open/close all folders
Anime and Manga
- Byakuya Kuchiki was a noble who fell in love with the commoner Hisana. His clan did not approve, but he fought for her and gained the right for them to marry.
- In a flashback arc, it's revealed that Masaki was originally adopted into the Ishida family as part of the matriarch's plan to set up an Arranged Marriage between Masaki and her son Ryuuken. A confession is made to the family's maid, Katagiri, that the reason the Arranged Marriage will never work as the matriarch hopes is because they will never be Happily Married and the best future for the Quincies is to marry for love instead of blood purity or status. While it's clear that Masaki is unhappy with the situation, the twist is that the desire to marry for love is not her confession, it's Ryuuken's. Eventually, the Arranged Marriage falls through. Masaki and Isshin marry for love, and so do Ryuuken and Katagiri.
- Downplayed in Ojojojo. Haru rejected the list of potential husbands that her father had given her so she could confess to Tsurezure, and he accepted her answer without question since her happiness is more important to him than seeing that she gets married. Bonus points for the fact that it was also the trigger for her Love Epiphany. A newspaper article in Komori-san Can't Decline! hints that they got married about four years later.
- The plot to Coming to America is Eddie Murphy's prince looking for love to marry.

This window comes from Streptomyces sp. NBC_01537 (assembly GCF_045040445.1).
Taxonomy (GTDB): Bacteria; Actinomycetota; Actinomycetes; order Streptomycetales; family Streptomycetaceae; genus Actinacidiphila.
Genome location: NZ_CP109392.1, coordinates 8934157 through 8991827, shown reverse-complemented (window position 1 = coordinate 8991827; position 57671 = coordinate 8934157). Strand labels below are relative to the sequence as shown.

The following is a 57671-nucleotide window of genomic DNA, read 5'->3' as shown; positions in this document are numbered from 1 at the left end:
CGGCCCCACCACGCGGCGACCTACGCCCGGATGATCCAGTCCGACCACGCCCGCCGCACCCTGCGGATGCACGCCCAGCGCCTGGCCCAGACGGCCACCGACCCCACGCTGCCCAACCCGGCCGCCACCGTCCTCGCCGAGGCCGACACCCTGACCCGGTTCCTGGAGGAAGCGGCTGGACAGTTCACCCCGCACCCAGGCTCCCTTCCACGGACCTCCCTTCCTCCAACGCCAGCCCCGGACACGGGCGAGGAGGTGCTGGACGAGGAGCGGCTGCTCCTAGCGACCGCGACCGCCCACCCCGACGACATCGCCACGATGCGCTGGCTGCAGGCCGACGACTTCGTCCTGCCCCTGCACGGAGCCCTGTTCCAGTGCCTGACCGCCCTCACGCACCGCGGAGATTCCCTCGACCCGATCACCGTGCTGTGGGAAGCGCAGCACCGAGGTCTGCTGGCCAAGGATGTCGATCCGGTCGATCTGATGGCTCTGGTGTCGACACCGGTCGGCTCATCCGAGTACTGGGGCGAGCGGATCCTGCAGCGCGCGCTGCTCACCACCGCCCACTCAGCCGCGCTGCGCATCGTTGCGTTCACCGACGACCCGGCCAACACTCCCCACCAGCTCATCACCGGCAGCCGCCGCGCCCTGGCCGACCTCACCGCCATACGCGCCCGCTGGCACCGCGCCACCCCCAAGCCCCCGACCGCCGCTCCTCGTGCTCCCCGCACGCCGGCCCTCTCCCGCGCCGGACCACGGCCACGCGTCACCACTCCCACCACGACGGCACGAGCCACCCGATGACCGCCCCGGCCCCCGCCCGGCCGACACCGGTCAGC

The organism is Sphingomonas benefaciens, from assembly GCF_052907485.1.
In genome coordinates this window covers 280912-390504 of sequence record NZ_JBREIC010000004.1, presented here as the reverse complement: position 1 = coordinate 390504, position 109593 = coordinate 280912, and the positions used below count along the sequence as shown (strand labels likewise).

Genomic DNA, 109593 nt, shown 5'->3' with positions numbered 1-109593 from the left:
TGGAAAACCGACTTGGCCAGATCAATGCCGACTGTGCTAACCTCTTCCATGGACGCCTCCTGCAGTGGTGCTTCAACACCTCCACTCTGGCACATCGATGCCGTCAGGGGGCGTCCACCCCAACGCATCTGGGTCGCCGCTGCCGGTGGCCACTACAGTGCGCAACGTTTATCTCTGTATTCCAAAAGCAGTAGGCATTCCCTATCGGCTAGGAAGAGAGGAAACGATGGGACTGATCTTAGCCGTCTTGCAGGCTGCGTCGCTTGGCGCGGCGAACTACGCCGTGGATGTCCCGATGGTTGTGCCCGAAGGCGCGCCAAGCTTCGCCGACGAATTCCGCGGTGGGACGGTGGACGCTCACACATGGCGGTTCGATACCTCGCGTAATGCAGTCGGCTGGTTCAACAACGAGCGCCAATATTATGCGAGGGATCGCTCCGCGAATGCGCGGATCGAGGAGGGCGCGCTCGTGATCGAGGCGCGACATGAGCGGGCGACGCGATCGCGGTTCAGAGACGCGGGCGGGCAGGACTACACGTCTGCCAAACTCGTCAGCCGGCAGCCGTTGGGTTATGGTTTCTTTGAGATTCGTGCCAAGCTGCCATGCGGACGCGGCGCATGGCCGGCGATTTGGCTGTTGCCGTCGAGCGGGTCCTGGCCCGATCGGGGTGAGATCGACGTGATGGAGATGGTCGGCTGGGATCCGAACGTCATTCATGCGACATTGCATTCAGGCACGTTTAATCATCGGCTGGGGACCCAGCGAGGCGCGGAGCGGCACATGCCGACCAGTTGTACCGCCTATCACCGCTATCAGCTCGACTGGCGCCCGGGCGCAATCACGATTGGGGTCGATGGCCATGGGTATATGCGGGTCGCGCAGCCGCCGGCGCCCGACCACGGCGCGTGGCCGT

- The Princess Bride
- Subverted in Corpse Bride. In their Arranged Marriage, Victor and his bride-to-be hit it off immediately, while her parents are only marrying into the family because they have nothing.
- Marrying for love is Jaya's and Lalita's goal in Bride and Prejudice.
- Referenced in Bend It Like Beckham when Jess tells her teammates that her sister has a "love match" as opposed to an arranged marriage.
- In the Star Trek reboot, Sarek eventually reveals this is the reason he married Amanda Grayson, after insisting it was for mostly political reasons. The Prime timeline simply has him claim that "it seemed logical at the time", which is probably the closest to an on-screen declaration of love.
- Played for Laughs in Monty Python and the Holy Grail. Prince Herbert doesn't care if his proposed mate is beautiful, rich, has huuuuge... tracts of land, if he doesn't like her, he won't marry her. He wants someone that he'd marry to have... (cue music) a certain... special... something... (which must be love) (music dies down) CUT THAT OUT! CUT THAT OUT!
- The Princess Diaries: The main conflict of the sequel, when an obscure law forces Mia to marry before her twenty-first birthday or lose her claim to the throne. Her chosen fiance, Andrew, is a nice enough man, and they do hit it off, but they come to the realization that they are Better as Friends. Ironically, Mia's main love interest, Nicholas, would've also been a suitable fiance for her — Nicholas even suggests the possibility, only for it to be shot down by his power-hungry uncle, who wants Nicholas to become a King himself rather than marry a Queen (since Nicholas is also a viable blood heir for the throne through a long-distance relation with the Renaldis).
- Every Jane Austen heroine:
- Emma Woodhouse from Emma states that she will only marry for love.